Go Back  Bike Forums > Bike Forums > Road Cycling
Reload this Page >

Need to replace drivetrain and trying to figure out what set to upgrade to

Notices
Road Cycling “It is by riding a bicycle that you learn the contours of a country best, since you have to sweat up the hills and coast down them. Thus you remember them as they actually are, while in a motor car only a high hill impresses you, and you have no such accurate remembrance of country you have driven through as you gain by riding a bicycle.” -- Ernest Hemingway

Need to replace drivetrain and trying to figure out what set to upgrade to

Old 04-22-19, 07:06 PM
  #1  
ckc 189
Junior Member
Thread Starter
 
Join Date: Apr 2019
Posts: 19
Mentioned: 0 Post(s)
Tagged: 0 Thread(s)
Quoted: 12 Post(s)
Likes: 0
Liked 0 Times in 0 Posts
Need to replace drivetrain and trying to figure out what set to upgrade to

Hi everyone,

I have a 2008 Trek Madone 6.5 that I bought used a couple months ago and I am having trouble getting everything to shift correctly consistently and my bike mechanic said I just need to replace my drivetrain because things are just getting worn out. Ill list out everything the bike has currently below, but Im trying to decide if I should buy a completely new Shimano 11 speed 105 R7000 groupset or spend a little more and get the new Ultegras, or just replace chain rings, cassette, front derailleur, and chain with Ultegra 6700 (which I believe is a 10 speed, so I wouldnt have to do anything with the wheel hub). Will I be able to tell a noticeble difference with a newer 105 11 speed, vs older mix and match 10 speed, or is not worth the extra money??

The bike has a bunch of mismatched things but I will do my best to list everything
Shift Levers - Dura Ace
Front and Rear Derailleurs - Ultegra 6700
Brakes - Dura Ace Rim Brakes
Rear Cassette - 10 speed Ultegra 12-30 (6700 if I had to guess but not positive)
Crank Rings - 50/34 Sram powerglide
Crank Arms - 175 mm Bontrager carbon fiber

I have never done this before, so any other advice would be appreciated!
ckc 189 is offline  
Old 04-22-19, 07:24 PM
  #2  
MoAlpha
• —
 
Join Date: Jun 2015
Location: Land of Pleasant Living
Posts: 8,465

Bikes: Shmikes

Mentioned: 53 Post(s)
Tagged: 0 Thread(s)
Quoted: 6595 Post(s)
Liked 3,080 Times in 1,682 Posts
Many here know more than I, but I will go on record as saying that “things are just getting worn out” is not a satisfactory answer from a mechanic. If you are inclined to do less than buy a new group, I would replace the derailleur cables and housings, chain, and cassette, and then reevaluate. Visual inspection will tell you if the chainwheels need to go.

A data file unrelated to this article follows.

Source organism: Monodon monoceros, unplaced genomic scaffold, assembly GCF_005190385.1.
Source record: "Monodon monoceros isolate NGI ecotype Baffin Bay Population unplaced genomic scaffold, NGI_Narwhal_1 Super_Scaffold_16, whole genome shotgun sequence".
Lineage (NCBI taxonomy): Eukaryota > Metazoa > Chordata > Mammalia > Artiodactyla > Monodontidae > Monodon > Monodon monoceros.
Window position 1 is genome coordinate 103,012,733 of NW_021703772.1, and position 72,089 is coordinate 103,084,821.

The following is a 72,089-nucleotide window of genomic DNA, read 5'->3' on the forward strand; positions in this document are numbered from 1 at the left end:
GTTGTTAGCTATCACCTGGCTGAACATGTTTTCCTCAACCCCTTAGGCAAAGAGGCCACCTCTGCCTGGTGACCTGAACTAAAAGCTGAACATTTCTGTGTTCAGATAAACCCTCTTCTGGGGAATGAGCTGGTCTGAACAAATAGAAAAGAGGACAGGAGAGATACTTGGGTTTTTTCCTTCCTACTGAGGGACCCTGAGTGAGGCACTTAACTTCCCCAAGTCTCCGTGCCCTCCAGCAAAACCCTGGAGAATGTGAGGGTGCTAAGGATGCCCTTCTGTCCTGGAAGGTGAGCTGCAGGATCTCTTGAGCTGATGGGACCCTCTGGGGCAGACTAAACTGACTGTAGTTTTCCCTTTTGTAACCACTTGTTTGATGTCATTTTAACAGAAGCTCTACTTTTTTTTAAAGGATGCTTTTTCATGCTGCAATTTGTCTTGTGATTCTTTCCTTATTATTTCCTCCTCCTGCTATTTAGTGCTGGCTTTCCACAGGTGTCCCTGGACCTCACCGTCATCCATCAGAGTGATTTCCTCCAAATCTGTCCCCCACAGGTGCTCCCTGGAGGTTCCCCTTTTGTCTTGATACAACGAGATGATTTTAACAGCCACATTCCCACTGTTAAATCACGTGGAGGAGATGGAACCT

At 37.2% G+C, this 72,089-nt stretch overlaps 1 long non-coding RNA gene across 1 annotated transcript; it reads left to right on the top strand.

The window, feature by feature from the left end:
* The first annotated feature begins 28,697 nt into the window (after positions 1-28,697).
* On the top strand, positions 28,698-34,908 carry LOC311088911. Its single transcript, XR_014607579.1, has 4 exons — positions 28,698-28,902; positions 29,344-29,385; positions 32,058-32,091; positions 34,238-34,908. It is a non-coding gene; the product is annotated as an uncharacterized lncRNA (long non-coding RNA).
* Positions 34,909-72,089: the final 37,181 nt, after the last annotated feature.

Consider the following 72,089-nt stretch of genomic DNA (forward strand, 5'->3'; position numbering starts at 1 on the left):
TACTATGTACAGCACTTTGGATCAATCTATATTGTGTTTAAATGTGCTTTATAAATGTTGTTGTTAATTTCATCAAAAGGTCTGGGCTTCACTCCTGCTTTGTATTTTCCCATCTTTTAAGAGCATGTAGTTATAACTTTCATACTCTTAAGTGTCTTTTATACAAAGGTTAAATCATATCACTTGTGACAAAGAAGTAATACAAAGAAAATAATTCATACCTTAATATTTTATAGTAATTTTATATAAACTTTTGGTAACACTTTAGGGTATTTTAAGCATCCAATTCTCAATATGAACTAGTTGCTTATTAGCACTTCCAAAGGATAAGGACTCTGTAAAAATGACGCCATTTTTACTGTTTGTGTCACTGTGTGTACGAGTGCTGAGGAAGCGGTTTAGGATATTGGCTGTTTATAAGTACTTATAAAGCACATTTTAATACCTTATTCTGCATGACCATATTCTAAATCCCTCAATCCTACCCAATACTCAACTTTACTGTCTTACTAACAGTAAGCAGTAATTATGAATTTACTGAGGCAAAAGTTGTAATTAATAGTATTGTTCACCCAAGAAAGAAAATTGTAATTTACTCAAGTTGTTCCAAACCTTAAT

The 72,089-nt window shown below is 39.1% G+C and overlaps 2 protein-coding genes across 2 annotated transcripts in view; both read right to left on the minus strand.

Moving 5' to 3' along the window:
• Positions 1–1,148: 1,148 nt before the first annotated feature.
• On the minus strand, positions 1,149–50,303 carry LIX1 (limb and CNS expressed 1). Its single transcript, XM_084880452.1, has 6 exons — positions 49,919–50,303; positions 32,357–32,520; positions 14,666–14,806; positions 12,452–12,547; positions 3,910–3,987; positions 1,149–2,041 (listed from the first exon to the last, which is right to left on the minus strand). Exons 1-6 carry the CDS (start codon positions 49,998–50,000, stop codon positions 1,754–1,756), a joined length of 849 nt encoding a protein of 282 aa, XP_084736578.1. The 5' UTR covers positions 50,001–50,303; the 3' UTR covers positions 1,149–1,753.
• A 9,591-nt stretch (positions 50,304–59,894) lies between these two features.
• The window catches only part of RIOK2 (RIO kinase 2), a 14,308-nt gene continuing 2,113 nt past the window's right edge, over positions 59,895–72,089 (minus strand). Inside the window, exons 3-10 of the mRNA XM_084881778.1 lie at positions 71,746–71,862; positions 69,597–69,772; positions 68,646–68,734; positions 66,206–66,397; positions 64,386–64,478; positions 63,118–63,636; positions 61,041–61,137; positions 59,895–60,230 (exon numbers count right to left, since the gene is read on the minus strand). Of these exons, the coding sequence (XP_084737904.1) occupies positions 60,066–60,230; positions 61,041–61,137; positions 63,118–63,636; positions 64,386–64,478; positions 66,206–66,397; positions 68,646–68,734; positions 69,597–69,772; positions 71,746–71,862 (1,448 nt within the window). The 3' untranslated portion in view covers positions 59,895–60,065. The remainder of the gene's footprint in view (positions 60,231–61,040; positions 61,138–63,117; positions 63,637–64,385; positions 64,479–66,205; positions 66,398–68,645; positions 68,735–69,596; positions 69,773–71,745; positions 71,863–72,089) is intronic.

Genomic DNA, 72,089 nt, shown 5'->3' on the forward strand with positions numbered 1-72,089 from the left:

Obviously a new group will be fun to buy, install, and ride, so if that’s what you want, enjoy!
MoAlpha is offline  
Old 04-22-19, 07:34 PM
  #3  
noodle soup
Senior Member
 
noodle soup's Avatar
 
Join Date: Nov 2015
Posts: 8,886
Mentioned: 20 Post(s)
Tagged: 0 Thread(s)
Quoted: 4670 Post(s)
Liked 1,804 Times in 977 Posts
Originally Posted by MoAlpha View Post
Many here know more than I, but I will go on record as saying that “things are just getting worn out” is not a satisfactory answer from a mechanic.
+1

It's a lazy explanation of the problem, but sometimes it's the easiest way to explain it.

Components wear out, and sometimes it's better to replace the whole drivetrain, than to replace a few bits at a time.
noodle soup is offline  
Old 04-22-19, 09:32 PM
  #4  
Sapperc
Senior Member
 
Join Date: Feb 2019
Location: Lompoc, CA
Posts: 143

Bikes: Specialized Roubaix SL4 Comp, Trek 930, Nishiki International

Mentioned: 3 Post(s)
Tagged: 0 Thread(s)
Quoted: 63 Post(s)
Likes: 0
Liked 19 Times in 11 Posts
First, I suggest you get a second opinion from another mechanic and have him or her explain what exactly as a minimum needs to be replaced and what specifically is worn, broken, or otherwise wrong and in need of maintenance on your current drivetrain and the rest of the bike.

Having said that, assuming the current drivetrain components are original, you would no doubt experience a quantum leap in performance by installing the current or even last year’s closeout model 105 groupset, but at a huge cost. And Ultegra is going to be not a little more, but much more. And then there is installation, unless you are experienced in installing and tuning the drivetrain and cockpit.

If you can get the bike rolling with new cables, chainrings, and cassette, that is probably the best way to proceed. Make it road worthy, get out and ride it, see what else if anything needs attention, and gauge how enthusiastic you are about cycling and this bike in particular.

Don’t be in a hurry to start dumping money into this thing. There are clothes, accessories and equipment you will want to budget for first. You will always have the option to upgrade.

Best of luck with your bike!
Sapperc is offline  
Old 04-23-19, 05:14 AM
  #5  
stackinBBs
Junior Member
 
Join Date: May 2013
Location: New Hampshire
Posts: 22

Bikes: 2012 Fuji Altamira

Mentioned: 0 Post(s)
Tagged: 0 Thread(s)
Quoted: 1 Post(s)
Likes: 0
Liked 0 Times in 0 Posts